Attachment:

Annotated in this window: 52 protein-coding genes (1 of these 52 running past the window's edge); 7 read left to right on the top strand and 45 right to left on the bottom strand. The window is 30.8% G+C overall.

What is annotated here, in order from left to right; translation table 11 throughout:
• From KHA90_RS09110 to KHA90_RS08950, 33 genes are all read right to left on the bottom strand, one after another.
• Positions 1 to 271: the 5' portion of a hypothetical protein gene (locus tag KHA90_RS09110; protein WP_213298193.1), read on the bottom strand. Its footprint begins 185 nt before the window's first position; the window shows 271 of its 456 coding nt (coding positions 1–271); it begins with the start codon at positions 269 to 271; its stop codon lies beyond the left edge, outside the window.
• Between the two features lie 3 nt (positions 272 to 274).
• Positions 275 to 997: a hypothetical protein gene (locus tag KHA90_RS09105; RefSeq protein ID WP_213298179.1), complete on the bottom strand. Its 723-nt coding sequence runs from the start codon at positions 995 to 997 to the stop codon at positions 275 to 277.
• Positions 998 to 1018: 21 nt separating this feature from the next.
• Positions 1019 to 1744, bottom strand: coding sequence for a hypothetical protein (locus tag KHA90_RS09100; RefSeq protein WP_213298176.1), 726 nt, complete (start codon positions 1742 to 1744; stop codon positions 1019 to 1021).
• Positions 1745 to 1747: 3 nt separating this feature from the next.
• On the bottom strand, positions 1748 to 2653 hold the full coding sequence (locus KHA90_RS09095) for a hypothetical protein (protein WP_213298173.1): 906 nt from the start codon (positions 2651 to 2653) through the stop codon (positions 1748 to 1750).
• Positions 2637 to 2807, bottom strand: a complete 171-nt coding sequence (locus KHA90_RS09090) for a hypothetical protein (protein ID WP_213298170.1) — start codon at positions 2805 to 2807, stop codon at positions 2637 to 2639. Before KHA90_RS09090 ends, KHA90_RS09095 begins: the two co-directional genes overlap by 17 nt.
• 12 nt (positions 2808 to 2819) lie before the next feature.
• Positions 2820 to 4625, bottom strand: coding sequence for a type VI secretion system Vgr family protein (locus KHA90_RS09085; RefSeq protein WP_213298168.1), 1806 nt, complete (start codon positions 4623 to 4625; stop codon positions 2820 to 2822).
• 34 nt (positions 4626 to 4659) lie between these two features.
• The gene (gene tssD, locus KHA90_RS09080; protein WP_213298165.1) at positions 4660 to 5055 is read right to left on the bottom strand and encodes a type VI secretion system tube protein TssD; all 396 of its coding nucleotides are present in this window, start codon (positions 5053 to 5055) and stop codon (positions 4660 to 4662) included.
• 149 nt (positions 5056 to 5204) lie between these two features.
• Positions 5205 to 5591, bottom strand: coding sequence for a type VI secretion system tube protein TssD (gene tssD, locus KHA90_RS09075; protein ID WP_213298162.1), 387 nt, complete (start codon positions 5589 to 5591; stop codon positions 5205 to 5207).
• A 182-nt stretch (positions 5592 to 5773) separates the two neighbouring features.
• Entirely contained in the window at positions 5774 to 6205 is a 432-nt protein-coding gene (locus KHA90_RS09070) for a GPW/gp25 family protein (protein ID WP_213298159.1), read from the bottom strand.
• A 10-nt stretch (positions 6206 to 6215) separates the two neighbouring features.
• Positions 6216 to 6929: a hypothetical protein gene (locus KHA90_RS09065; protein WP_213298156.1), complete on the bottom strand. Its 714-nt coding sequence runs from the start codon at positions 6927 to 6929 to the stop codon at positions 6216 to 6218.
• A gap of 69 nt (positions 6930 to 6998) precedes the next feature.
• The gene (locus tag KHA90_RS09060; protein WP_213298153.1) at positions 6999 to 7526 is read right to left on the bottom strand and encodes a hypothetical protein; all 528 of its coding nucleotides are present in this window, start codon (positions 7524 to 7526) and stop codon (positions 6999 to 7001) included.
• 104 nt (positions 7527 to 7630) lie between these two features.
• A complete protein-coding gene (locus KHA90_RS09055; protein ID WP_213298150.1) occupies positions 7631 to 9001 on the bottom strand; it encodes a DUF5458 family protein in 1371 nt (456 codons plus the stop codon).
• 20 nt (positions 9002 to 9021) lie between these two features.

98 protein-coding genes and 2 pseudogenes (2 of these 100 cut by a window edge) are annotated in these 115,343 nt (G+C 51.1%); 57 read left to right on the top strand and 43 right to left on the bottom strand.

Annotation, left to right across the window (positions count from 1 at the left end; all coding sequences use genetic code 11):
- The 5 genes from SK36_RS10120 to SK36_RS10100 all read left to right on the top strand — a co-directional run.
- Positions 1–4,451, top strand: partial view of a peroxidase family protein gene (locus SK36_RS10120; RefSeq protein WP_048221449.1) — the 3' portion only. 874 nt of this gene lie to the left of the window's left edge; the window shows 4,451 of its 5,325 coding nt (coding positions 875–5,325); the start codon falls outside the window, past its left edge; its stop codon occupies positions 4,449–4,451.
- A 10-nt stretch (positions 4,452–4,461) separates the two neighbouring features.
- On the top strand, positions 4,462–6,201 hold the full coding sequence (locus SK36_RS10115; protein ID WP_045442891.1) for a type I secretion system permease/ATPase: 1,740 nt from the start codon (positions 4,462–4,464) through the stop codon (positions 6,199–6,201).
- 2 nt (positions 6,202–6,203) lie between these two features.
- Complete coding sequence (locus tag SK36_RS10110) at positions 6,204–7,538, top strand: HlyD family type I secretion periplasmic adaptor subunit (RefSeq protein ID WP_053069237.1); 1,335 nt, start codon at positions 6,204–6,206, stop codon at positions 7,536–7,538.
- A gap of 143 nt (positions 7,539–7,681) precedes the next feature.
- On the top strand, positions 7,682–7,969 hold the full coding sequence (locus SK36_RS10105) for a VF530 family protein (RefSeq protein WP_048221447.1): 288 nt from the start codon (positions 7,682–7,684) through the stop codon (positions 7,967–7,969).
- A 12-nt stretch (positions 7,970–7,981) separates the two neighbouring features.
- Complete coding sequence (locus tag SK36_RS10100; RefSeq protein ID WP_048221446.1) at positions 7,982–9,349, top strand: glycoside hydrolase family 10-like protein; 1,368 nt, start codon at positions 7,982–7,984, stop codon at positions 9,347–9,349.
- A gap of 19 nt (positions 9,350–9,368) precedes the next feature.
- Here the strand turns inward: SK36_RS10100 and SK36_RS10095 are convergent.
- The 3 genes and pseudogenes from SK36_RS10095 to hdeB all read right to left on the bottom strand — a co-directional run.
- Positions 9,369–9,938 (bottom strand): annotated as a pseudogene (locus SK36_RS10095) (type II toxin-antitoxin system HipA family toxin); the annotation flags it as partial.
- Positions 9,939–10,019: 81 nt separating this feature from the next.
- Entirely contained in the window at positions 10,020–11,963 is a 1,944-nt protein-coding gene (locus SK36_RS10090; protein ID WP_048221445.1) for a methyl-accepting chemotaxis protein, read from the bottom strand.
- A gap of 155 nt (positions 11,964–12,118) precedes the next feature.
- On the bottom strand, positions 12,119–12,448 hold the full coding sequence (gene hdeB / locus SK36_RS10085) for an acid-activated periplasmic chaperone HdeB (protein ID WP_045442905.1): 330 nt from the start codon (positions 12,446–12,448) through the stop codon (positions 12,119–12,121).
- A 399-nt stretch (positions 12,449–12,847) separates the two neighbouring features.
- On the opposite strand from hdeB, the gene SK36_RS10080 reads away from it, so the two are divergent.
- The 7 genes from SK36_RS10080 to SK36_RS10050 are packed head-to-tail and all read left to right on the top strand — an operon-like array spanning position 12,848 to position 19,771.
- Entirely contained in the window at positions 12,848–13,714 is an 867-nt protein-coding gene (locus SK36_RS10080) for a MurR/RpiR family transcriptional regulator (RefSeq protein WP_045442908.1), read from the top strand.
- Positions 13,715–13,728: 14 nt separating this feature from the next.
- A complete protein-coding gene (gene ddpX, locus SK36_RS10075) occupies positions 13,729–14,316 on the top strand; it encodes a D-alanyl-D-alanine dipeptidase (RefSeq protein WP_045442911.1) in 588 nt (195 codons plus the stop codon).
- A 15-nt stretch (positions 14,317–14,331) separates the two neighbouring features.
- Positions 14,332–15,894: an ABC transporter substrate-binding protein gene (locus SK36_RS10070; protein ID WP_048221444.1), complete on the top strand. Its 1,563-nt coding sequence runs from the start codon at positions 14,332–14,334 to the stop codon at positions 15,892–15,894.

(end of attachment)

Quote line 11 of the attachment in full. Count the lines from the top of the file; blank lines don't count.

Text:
• Positions 2637 to 2807, bottom strand: a complete 171-nt coding sequence (locus KHA90_RS09090) for a hypothetical protein (protein ID WP_213298170.1) — start codon at positions 2805 to 2807, stop codon at positions 2637 to 2639. Before KHA90_RS09090 ends, KHA90_RS09095 begins: the two co-directional genes overlap by 17 nt.